Date of Award


Degree Name

MS in Agriculture - Crop Science


Horticulture and Crop Science


College of Agriculture, Food, and Environmental Sciences


Jean Dodson Peterson

Advisor Department

Horticulture and Crop Science

Advisor College

College of Agriculture, Food, and Environmental Sciences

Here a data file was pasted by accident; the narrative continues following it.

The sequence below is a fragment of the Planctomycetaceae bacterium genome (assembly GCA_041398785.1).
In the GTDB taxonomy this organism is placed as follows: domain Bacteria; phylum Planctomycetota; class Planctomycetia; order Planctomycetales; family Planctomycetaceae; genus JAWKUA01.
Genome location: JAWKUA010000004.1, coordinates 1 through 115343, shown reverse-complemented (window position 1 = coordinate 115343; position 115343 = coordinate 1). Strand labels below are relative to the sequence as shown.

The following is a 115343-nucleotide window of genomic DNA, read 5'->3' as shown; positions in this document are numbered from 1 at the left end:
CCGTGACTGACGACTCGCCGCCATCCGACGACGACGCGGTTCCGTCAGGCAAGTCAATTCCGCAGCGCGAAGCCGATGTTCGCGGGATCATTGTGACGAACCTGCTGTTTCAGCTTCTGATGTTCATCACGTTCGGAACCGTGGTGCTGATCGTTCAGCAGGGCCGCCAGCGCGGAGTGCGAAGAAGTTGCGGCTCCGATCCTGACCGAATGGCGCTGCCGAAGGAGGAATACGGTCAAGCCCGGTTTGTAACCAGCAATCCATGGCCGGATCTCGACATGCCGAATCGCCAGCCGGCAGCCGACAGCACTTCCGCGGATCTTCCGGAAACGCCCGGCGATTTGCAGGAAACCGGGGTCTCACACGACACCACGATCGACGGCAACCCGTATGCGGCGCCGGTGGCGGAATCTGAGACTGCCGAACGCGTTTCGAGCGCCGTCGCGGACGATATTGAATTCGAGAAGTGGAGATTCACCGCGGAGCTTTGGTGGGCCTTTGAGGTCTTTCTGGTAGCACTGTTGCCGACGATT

A two-year study was conducted at a commercial vineyard in California’s Templeton Gap AVA to evaluate the effect of vine age on viticultural, enological, and sensory attributes of Vitis vinifera L. cv. Zinfandel grapes and wines. The experimental block was dry farmed, conventionally managed, with own-rooted Zinfandel vines that, when determined unproductive, were replaced with new vines of genetically identical scion plant material grafted onto St. George (Vitis rupestris Scheele) rootstock. Treatments included Young vines (5 to 12 years old), Control (representative proportion of young to old vines in the block), and Old vines (40 to 60 years old). Results indicated Young vines progressed more slowly during berry formation and more rapidly during berry ripening than Old vines. Due to variation in the timing of sugar accumulation, Old vines were harvested 21 days after Young vines in 2019, and 9 days after in 2020. Old vines produced, on average between both seasons, 3.7 kg more fruit per vine than Young vines. Old vines also produced, on average between both seasons, 22.8 more clusters per vine than Young vines (5.41 tons/acre and 2.64 tons/acre, respectively). The larger vine capacity observed was attributed to Old vines having more arm, spur and dormant bud positions per vine than Young vines, in addition to larger trunk circumference and diameter. Vine age also had an effect on vine vegetative growth, with Old vines producing shorter internodes (25.5% decrease) and smaller shoot diameters (29.3% decrease) compared to Young vines. Young vines had higher mid-day stomatal conductance and tended to have higher mid-day photosynthetic rates, although no differences in corresponding pre-dawn measurements were found. While root architecture was similar between age groups, Old vines displayed greater rooting depths. Young vine wines had lower pH and titratable acidity than Old vine wines. Old vine wines were defined by a wider array and intensity of aromatics, including raisin, orange peel, black fruit and spices relative to Young vine wines which were defined by wet topsoil and pomegranate aromas. These results suggest the potential for greater yield and improved wine quality when extending the longevity of Zinfandel vineyards.